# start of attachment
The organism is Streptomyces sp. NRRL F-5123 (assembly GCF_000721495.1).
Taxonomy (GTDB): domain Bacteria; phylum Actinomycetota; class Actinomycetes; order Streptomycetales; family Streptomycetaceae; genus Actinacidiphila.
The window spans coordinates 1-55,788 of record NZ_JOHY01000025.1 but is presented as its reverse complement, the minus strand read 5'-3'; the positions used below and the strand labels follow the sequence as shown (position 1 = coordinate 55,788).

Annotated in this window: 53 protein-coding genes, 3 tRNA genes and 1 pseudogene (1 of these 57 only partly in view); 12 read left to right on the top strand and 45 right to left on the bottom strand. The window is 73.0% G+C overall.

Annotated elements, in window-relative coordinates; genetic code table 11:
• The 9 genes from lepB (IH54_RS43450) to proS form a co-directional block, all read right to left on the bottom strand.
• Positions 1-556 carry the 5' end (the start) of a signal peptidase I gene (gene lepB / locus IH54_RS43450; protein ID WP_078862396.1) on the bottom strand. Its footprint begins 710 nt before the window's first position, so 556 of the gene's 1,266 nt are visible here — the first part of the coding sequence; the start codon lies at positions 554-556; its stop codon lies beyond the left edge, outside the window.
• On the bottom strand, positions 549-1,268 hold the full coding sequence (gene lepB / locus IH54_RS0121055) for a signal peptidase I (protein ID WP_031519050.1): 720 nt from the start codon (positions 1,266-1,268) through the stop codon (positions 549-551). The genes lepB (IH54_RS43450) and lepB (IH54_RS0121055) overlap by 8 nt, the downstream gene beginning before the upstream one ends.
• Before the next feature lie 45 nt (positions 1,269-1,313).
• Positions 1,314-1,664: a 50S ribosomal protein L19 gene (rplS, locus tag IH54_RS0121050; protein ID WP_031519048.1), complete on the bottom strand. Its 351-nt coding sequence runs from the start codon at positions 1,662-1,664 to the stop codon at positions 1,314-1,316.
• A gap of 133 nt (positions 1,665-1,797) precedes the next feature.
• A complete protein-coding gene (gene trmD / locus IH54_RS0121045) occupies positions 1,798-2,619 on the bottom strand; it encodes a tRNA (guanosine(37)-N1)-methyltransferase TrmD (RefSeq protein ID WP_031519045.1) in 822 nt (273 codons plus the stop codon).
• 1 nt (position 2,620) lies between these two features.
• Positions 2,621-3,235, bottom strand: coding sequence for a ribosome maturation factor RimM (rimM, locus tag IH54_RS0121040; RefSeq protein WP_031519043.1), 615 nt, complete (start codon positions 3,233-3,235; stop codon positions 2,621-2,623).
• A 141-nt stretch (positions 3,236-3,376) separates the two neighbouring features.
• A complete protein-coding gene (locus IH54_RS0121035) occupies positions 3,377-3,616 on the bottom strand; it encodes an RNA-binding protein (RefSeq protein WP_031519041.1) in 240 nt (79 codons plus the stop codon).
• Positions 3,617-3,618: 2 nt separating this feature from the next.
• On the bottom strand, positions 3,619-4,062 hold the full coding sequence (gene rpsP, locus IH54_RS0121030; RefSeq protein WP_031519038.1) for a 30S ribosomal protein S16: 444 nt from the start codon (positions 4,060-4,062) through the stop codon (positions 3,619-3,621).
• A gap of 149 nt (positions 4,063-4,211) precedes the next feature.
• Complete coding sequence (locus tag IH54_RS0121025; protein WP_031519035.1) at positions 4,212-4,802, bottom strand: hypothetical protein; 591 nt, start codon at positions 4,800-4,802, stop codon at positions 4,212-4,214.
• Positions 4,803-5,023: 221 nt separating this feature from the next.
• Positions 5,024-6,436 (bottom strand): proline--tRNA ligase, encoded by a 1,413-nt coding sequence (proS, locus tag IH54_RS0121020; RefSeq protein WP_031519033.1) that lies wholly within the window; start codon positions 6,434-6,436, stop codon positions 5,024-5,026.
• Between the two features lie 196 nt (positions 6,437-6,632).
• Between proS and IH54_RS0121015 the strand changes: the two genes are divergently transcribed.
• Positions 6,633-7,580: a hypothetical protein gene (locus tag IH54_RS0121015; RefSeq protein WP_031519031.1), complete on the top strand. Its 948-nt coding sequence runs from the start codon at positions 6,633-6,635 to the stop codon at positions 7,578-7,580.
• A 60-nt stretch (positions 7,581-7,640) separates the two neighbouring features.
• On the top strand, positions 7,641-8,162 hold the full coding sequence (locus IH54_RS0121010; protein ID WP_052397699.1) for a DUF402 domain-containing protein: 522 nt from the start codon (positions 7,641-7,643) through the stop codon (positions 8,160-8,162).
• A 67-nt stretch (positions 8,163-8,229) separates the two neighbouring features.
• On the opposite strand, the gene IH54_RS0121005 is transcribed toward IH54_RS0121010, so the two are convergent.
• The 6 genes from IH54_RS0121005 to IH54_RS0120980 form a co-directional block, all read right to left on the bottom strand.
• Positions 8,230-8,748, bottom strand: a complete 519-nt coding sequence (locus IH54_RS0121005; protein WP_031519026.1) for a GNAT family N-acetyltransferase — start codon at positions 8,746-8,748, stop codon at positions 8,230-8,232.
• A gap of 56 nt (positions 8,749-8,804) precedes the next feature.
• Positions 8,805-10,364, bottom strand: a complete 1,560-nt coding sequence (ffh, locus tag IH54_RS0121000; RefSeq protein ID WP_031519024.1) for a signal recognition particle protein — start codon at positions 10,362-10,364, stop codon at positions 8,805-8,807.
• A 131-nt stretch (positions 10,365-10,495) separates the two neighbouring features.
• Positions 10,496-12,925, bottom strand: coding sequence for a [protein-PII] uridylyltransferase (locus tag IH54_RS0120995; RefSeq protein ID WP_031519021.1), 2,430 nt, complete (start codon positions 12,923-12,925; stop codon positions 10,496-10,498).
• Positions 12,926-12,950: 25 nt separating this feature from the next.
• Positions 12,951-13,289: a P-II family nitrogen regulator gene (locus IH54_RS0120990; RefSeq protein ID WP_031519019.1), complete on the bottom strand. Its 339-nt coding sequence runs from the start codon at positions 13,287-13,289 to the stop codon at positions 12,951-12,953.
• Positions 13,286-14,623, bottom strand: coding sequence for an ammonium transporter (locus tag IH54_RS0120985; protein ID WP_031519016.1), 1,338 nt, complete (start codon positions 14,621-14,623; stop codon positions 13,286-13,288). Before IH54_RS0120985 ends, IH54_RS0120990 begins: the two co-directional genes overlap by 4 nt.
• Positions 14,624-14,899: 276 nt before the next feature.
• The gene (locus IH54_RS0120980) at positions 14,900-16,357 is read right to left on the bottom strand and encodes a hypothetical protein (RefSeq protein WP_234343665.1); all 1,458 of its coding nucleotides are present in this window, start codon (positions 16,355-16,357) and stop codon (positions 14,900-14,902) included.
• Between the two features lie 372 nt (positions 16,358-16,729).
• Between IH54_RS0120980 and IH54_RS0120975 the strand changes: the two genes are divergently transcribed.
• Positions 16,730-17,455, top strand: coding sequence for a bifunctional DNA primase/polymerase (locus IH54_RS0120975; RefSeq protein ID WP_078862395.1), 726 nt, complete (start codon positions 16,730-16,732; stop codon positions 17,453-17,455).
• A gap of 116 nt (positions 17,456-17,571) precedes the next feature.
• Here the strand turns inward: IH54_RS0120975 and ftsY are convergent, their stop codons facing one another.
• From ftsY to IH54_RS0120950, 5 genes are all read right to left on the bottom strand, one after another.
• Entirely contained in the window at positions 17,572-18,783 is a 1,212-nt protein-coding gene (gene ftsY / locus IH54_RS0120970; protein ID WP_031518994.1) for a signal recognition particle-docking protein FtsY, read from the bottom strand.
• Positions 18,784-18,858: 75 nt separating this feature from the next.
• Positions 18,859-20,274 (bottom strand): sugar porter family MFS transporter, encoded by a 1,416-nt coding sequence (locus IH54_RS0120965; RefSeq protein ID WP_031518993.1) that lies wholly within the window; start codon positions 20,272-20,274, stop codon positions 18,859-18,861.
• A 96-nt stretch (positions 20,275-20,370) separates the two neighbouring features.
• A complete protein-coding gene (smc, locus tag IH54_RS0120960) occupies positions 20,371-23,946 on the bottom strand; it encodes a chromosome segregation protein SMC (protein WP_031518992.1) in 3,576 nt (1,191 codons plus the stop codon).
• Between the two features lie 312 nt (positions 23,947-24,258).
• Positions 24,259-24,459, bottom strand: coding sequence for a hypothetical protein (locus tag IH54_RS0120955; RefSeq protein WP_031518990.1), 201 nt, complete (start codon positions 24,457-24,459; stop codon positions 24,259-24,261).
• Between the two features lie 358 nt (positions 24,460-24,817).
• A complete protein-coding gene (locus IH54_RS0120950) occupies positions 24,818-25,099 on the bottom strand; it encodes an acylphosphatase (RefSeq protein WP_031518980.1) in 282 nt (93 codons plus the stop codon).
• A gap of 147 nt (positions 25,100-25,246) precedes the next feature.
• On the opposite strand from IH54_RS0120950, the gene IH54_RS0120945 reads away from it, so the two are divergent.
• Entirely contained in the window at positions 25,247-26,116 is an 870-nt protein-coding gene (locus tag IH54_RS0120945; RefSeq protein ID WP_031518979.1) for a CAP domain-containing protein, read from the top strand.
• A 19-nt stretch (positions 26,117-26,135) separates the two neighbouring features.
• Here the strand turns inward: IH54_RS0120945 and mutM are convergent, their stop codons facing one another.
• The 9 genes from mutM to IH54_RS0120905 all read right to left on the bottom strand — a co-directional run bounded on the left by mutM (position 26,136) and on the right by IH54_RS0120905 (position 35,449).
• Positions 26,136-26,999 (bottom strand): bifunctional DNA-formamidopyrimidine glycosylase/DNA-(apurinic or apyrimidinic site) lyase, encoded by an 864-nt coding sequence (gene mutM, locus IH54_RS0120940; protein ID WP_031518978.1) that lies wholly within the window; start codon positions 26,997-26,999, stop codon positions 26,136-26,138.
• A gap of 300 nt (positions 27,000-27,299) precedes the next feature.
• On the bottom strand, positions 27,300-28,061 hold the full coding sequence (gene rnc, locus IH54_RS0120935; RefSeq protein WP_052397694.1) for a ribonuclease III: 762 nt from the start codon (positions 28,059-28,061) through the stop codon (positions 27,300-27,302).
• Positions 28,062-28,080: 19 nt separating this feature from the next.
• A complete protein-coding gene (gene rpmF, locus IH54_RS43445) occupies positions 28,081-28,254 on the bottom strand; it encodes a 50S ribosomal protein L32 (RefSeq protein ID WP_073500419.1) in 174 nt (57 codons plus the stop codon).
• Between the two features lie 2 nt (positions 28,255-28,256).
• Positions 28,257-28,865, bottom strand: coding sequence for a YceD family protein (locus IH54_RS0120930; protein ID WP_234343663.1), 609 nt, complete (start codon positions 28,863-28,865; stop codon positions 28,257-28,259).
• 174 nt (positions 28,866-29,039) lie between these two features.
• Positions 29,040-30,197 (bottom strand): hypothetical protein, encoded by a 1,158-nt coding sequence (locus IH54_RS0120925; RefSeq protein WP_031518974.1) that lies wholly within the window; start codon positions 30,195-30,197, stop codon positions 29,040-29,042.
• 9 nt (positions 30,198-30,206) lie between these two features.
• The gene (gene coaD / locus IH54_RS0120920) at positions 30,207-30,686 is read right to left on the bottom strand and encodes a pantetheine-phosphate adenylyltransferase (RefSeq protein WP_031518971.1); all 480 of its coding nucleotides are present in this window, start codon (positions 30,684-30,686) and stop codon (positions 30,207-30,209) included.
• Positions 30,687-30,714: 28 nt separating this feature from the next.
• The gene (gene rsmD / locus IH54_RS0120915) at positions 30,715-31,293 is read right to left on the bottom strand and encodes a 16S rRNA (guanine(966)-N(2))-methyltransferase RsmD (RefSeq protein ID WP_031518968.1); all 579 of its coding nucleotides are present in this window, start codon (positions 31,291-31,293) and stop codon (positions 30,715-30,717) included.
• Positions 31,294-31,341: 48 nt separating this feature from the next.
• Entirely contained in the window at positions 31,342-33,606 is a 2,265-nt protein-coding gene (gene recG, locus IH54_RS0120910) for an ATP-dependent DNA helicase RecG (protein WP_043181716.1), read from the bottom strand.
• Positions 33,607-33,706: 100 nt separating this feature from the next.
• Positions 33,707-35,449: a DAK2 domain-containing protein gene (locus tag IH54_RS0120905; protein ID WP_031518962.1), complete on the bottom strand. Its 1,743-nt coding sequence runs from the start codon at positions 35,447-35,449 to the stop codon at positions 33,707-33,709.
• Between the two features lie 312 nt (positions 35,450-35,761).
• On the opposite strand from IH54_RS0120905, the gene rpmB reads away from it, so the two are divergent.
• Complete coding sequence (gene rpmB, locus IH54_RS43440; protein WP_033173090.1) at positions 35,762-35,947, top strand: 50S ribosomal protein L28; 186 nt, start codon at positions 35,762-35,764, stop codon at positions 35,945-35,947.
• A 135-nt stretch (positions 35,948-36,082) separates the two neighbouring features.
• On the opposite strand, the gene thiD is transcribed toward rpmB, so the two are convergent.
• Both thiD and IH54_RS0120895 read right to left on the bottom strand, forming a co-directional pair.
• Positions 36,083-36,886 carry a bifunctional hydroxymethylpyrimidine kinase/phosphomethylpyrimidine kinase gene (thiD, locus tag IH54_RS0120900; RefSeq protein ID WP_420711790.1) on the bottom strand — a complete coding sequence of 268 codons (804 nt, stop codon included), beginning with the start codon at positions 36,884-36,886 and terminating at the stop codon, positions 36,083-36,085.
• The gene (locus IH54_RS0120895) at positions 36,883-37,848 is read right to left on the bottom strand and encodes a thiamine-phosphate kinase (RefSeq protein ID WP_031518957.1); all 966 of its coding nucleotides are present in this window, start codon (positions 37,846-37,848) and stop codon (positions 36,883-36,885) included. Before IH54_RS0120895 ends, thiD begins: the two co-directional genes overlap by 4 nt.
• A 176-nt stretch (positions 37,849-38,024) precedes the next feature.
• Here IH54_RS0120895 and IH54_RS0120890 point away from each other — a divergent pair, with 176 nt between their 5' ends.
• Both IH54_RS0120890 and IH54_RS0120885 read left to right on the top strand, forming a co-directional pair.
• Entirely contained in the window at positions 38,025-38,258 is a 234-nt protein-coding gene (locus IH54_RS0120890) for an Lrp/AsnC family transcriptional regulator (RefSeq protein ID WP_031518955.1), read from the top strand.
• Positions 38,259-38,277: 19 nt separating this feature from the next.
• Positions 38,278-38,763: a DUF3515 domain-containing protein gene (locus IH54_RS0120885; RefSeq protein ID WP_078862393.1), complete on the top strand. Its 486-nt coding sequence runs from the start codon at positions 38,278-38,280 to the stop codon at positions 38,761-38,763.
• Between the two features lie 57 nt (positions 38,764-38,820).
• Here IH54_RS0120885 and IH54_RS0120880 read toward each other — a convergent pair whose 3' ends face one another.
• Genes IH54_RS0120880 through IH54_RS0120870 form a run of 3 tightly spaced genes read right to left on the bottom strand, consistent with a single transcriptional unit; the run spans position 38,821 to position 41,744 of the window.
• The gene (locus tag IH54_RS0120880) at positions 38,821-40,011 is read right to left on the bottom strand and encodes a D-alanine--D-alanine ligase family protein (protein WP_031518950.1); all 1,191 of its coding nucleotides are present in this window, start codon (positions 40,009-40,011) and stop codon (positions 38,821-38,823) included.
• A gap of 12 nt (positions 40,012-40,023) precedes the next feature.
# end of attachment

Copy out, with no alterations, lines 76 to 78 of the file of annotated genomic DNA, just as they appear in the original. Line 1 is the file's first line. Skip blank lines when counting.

• Entirely contained in the window at positions 31,342-33,606 is a 2,265-nt protein-coding gene (gene recG, locus IH54_RS0120910) for an ATP-dependent DNA helicase RecG (protein WP_043181716.1), read from the bottom strand.
• Positions 33,607-33,706: 100 nt separating this feature from the next.
• Positions 33,707-35,449: a DAK2 domain-containing protein gene (locus tag IH54_RS0120905; protein ID WP_031518962.1), complete on the bottom strand. Its 1,743-nt coding sequence runs from the start codon at positions 35,447-35,449 to the stop codon at positions 33,707-33,709.